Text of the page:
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When I was around three or four, our cat Critter died. When I wondered where she had gone, my older sister told me that Critter was in a hole in the ground because she got too old.
That left me with the image of my cat underground with a long grey beard.
when my brother and I where kids, we used to have a dog called Jewls. She had been in the family for 16 years. When she died I was 8 and my brother 5. My father explained to us how Jewls had gone to heaven. The next day my mother was surprised to see my brother throwing sticks high up in the air, so she asked him what he was doing and he answered: I am playing with Jewls
I remember one really traumatic moment when my mother was talking to my sister about the "pound" and how they kill animals there. I heard "pond" and I imagined this big cement pond with people drowning animals. I really couldn't get over the fact that I wasn't allowed to have a dog and people would kill dogs. It took a few years before I knew it wasn't a big pond for drowning dogs and cats.
When I was a little girl my Dad told me that if horses laid down they would die.
I was in my thirty's before I found out otherwise.
When I was little, I believed that animals died the way they did in the cartoons - they just flopped down on their backs and put their feet in the air.
I firmly believed that until one day. I saw a squirrel run across the street and get hit by a minivan doing over fifty (in the suburbs). Needless to say, it has remained one of my most vivid memories.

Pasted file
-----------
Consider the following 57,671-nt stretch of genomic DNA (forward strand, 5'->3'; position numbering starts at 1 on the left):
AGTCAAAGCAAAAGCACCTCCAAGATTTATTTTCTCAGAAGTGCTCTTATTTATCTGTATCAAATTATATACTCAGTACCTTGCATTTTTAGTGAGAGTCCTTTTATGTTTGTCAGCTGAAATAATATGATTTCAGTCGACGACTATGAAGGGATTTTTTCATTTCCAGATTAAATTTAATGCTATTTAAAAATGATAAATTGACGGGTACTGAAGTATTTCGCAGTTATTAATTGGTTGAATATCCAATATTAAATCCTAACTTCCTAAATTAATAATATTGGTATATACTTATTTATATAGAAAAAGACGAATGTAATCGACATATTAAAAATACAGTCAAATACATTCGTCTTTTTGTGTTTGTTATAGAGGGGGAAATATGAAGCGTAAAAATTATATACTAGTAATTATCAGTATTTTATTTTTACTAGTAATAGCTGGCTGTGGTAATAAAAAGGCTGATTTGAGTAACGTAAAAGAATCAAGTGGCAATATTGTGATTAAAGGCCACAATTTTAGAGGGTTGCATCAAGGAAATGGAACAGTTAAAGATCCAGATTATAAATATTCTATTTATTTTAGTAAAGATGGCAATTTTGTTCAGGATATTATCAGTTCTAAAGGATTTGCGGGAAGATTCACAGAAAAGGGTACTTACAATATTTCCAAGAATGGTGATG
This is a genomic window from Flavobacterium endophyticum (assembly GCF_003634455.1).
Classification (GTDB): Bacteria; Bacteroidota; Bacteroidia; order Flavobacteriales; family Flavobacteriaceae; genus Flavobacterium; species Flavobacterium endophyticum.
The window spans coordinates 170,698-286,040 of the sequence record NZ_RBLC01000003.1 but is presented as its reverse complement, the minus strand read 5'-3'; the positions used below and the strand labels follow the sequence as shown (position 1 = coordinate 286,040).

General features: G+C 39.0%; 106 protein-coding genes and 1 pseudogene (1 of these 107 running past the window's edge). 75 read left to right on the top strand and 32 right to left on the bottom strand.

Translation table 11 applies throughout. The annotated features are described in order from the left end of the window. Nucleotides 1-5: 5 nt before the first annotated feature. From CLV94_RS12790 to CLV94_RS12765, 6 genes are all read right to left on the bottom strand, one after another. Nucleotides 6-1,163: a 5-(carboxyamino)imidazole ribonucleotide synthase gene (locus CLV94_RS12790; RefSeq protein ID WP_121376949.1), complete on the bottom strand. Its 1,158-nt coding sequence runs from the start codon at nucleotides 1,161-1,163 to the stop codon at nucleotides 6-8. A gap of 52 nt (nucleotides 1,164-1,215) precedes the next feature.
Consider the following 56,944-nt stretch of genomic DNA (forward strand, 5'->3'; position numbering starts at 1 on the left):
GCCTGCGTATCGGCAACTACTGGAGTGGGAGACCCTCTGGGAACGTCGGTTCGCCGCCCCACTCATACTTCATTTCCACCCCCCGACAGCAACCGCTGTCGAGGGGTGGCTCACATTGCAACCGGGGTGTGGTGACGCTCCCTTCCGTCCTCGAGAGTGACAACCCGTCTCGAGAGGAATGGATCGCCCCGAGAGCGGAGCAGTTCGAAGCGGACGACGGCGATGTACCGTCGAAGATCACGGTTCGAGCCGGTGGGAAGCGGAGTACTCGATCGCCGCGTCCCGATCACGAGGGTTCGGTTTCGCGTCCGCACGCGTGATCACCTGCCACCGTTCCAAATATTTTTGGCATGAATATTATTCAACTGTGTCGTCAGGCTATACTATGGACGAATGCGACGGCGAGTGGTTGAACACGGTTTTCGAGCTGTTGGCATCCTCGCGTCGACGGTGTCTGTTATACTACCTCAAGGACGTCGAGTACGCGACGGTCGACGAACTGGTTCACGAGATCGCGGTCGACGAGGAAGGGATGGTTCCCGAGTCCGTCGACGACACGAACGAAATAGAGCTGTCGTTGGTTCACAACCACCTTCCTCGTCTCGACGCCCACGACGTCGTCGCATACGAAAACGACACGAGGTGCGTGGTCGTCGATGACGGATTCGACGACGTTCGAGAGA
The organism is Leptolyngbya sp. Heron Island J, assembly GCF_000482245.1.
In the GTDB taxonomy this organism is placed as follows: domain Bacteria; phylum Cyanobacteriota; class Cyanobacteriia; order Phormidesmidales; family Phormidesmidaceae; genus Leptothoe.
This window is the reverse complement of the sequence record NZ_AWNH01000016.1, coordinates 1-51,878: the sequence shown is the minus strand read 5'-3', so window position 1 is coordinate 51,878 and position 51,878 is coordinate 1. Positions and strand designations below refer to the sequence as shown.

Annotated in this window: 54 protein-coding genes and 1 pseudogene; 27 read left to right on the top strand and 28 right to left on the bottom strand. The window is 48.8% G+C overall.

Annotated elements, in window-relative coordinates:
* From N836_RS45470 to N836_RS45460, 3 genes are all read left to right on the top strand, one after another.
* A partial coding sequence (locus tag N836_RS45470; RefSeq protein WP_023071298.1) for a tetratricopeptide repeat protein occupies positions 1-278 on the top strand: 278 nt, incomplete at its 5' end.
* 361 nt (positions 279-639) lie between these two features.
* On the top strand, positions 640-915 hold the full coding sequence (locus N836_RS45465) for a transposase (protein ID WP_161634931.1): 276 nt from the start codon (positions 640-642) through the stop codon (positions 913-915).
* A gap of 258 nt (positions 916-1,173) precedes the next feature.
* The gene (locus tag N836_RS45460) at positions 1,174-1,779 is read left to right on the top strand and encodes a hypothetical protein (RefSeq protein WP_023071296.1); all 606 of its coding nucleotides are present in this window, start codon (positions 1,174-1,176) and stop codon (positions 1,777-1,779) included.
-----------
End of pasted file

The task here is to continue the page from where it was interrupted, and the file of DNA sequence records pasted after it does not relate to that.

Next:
When I was about 7, we had a goat by the name of Claude. He disappeared one day, and my parents told me he had gone to live on a farm, as he wasn't suitable for the rainforest where we lived. It was only when I was 25 that my mother told me he was eaten alive by dingoes (wild dogs native to Australia), and they were his horns sitting above our friend's fireplace in the house where I used to play often as a child.
My cousin used to have a pet named Pamster the Hamster- it was a vicious little beast that bit everyone's fingers. One day her mother heard her calling "Look, Mommy! Pamster's letting me pet her!" And it certainly was... lying very, very quietly...
I used to think think that meat was taken from animals like an operation and they recovered afterwards. i was horrified when i discovered the truth and I'm now a vegetarian!
When my sister was younger she believed that all animals had the right to be warm, this included chickens. However, chickens were outside animals, and could not be let inside the house.
One particular day when it was extra windy, my sister decided that it was the perfect time to "warm" up our poor chicken. So she stood on the outside wall of our laundry room and held the chicken up to the heat vent. Slowly but surely the chicken took in more carbon monoxide fumes than one could handle at any given time.
That's one chicken that didn't take off running after it lost its head...
I had a pet worm that I found outside. I didn't know that worms had to stay moist, so I played with it drying it out. Then it just broke in half, and I tried to tape it back together but it didn't work. All the brown stuff leaked out. So I put it in a piece of paper and buried it in my backyard. I thought that after I buried it, a bird dug the body up and ate the remainds. I felt so horrible. I cried for so long. I still think a bird ate it because the paper isn't there.